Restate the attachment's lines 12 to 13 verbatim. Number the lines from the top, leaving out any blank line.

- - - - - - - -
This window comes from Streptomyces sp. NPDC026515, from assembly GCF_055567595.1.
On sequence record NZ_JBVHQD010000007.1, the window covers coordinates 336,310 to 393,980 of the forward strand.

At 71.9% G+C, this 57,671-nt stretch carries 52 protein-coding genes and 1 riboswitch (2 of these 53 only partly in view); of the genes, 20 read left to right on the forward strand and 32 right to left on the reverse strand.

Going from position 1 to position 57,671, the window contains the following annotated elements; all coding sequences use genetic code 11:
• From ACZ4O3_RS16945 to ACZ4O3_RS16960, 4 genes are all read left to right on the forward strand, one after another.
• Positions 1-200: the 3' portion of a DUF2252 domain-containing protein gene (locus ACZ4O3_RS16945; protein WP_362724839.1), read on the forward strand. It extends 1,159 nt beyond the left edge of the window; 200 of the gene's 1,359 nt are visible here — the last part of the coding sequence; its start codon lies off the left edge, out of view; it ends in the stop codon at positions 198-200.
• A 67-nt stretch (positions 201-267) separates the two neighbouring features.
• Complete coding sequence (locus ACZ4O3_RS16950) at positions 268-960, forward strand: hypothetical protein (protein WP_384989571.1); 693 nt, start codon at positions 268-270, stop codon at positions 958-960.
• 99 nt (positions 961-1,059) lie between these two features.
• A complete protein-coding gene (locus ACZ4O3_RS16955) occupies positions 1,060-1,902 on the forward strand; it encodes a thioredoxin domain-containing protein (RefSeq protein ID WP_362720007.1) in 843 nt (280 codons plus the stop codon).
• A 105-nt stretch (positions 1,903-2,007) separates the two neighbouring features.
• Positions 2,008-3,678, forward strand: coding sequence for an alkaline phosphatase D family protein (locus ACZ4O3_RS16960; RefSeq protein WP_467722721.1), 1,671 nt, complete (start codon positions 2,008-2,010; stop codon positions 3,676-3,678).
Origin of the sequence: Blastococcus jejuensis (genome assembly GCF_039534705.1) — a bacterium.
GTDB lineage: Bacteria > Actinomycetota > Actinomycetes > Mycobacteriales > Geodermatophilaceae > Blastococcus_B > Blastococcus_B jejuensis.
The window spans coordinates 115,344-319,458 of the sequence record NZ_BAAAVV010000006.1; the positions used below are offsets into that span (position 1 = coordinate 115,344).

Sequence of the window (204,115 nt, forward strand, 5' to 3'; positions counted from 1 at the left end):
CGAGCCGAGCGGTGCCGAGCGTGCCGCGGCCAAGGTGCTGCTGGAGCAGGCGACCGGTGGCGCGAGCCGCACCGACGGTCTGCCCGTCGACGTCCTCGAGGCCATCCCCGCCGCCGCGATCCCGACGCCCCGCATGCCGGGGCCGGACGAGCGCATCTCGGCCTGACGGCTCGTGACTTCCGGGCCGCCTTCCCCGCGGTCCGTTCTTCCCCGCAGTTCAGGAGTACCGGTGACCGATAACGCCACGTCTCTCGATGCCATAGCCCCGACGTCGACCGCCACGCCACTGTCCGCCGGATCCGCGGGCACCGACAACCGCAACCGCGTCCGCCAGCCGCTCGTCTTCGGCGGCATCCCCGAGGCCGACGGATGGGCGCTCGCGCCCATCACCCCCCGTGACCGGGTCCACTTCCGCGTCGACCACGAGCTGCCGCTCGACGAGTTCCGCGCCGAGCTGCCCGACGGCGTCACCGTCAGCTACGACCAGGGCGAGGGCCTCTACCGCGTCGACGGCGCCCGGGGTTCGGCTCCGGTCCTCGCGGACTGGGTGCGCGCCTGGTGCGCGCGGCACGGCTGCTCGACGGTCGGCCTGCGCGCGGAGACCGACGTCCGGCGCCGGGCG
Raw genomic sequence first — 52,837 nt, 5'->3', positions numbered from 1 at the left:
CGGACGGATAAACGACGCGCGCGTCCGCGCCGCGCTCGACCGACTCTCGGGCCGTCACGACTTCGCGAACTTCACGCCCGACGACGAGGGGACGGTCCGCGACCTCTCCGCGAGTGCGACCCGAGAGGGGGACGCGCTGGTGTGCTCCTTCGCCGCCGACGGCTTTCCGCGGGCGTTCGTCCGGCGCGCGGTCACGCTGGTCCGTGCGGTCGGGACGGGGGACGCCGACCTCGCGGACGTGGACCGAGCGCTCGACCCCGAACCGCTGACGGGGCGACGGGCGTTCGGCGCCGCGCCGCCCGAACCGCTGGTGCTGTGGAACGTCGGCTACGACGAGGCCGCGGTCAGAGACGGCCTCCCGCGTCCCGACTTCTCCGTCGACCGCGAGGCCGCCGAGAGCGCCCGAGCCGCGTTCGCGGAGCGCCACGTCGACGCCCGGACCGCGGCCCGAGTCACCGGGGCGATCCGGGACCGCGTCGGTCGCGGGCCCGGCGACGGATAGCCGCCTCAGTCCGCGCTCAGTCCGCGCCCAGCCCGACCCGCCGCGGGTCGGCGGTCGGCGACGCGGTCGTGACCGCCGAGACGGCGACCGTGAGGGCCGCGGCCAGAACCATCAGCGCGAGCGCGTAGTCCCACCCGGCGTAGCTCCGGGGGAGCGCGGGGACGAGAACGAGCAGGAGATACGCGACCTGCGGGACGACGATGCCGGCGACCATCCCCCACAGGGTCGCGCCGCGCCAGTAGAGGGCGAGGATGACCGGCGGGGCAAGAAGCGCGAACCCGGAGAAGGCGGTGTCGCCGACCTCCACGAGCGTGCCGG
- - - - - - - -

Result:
• Positions 2,008-3,678, forward strand: coding sequence for an alkaline phosphatase D family protein (locus ACZ4O3_RS16960; RefSeq protein WP_467722721.1), 1,671 nt, complete (start codon positions 2,008-2,010; stop codon positions 3,676-3,678).
Origin of the sequence: Blastococcus jejuensis (genome assembly GCF_039534705.1) — a bacterium.